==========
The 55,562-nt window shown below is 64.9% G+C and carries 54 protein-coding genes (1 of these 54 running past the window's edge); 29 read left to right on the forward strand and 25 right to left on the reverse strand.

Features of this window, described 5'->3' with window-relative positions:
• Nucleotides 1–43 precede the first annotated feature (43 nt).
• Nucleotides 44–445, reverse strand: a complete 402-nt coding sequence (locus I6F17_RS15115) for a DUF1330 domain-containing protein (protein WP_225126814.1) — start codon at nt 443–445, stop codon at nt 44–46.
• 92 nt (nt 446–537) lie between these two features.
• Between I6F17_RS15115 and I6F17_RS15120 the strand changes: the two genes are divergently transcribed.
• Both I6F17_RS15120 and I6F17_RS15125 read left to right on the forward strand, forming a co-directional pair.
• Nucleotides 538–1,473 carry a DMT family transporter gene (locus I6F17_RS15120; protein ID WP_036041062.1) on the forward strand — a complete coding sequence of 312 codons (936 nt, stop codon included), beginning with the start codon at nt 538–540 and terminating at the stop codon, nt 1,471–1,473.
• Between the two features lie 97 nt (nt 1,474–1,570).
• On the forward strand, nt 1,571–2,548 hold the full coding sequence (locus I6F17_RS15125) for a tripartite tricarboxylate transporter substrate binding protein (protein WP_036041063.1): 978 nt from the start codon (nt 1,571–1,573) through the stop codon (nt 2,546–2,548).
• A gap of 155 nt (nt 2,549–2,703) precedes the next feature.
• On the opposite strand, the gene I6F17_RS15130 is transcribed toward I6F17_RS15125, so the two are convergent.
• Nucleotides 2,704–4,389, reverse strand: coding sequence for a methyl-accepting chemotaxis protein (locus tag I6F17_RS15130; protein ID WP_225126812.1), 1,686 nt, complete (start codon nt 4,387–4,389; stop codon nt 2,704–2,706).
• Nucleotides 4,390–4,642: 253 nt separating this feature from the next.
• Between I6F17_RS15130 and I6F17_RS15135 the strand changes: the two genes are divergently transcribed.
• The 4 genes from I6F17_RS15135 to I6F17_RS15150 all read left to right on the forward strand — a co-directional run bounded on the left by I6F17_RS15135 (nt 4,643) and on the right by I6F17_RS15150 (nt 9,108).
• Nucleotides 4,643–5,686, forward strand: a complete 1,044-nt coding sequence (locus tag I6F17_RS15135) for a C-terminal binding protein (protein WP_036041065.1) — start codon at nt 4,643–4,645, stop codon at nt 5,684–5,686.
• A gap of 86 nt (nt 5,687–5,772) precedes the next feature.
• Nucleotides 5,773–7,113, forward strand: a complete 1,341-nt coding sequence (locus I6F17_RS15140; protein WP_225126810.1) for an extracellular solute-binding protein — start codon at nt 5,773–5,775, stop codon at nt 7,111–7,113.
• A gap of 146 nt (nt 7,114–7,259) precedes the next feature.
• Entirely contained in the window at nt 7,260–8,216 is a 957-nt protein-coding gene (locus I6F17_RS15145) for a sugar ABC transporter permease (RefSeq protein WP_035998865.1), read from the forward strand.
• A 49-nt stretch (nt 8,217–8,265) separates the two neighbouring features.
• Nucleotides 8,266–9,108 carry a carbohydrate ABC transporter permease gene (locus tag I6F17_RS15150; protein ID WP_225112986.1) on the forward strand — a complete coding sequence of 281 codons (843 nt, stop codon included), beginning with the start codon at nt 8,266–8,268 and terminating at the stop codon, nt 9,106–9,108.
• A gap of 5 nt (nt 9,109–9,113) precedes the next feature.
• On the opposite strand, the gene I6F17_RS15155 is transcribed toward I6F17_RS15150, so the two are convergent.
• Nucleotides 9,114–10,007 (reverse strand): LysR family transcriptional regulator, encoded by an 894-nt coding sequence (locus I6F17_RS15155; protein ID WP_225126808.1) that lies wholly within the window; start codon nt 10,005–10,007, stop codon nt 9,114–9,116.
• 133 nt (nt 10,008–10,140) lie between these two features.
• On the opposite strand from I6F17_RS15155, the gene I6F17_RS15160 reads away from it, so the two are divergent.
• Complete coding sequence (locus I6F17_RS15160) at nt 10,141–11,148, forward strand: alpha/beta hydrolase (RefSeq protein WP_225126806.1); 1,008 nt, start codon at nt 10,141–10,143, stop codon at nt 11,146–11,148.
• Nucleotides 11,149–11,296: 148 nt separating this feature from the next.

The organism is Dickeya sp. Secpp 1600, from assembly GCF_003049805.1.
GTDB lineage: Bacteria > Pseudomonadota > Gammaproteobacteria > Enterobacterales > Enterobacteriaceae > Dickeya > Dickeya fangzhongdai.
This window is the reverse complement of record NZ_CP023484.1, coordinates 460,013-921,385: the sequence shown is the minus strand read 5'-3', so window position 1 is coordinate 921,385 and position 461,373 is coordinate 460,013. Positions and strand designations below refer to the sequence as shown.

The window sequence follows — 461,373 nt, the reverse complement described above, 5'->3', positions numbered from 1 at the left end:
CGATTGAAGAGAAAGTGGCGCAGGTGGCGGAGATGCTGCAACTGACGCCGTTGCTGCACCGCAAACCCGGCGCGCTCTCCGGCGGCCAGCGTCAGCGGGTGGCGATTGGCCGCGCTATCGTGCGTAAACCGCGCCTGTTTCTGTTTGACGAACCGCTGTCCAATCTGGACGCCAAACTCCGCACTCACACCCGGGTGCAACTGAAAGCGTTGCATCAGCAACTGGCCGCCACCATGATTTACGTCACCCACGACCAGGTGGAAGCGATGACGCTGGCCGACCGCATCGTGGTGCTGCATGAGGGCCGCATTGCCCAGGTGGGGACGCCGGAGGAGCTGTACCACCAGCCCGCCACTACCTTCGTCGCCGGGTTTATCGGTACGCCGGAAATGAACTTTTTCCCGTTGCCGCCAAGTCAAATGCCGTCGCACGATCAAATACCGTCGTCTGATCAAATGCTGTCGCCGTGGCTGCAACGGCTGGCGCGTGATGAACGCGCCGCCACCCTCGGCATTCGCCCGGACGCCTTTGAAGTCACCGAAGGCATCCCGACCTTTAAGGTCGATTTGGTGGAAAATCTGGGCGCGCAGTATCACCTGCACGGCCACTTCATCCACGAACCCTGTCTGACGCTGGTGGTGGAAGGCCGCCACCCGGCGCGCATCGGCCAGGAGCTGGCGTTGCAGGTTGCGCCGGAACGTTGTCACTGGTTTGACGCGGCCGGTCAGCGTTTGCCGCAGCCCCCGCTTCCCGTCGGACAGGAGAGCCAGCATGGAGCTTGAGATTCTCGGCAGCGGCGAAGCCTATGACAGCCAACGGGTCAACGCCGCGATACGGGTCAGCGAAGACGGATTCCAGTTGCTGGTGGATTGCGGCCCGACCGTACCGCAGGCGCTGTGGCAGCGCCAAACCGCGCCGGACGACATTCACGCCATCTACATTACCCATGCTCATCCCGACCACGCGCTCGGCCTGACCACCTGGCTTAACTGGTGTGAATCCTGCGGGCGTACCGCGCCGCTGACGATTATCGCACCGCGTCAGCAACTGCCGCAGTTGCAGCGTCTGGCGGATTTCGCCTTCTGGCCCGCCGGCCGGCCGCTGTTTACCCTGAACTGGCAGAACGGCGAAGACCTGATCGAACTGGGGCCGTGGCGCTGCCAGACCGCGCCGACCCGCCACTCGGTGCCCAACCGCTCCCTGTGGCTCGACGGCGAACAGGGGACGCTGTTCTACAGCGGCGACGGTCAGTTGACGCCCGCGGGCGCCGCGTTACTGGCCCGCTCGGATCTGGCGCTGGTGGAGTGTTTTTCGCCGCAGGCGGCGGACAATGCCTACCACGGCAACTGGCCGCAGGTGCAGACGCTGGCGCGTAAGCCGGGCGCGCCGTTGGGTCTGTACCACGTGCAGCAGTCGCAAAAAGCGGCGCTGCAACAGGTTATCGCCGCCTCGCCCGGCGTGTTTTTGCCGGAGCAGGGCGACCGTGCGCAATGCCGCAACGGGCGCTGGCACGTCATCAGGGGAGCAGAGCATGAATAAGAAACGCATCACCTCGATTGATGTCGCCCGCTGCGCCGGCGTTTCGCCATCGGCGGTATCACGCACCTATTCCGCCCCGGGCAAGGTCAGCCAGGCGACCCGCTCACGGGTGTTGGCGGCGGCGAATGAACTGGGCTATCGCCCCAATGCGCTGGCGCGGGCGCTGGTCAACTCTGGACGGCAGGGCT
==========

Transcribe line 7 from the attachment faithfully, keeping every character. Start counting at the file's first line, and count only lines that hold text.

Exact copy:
• Both I6F17_RS15120 and I6F17_RS15125 read left to right on the forward strand, forming a co-directional pair.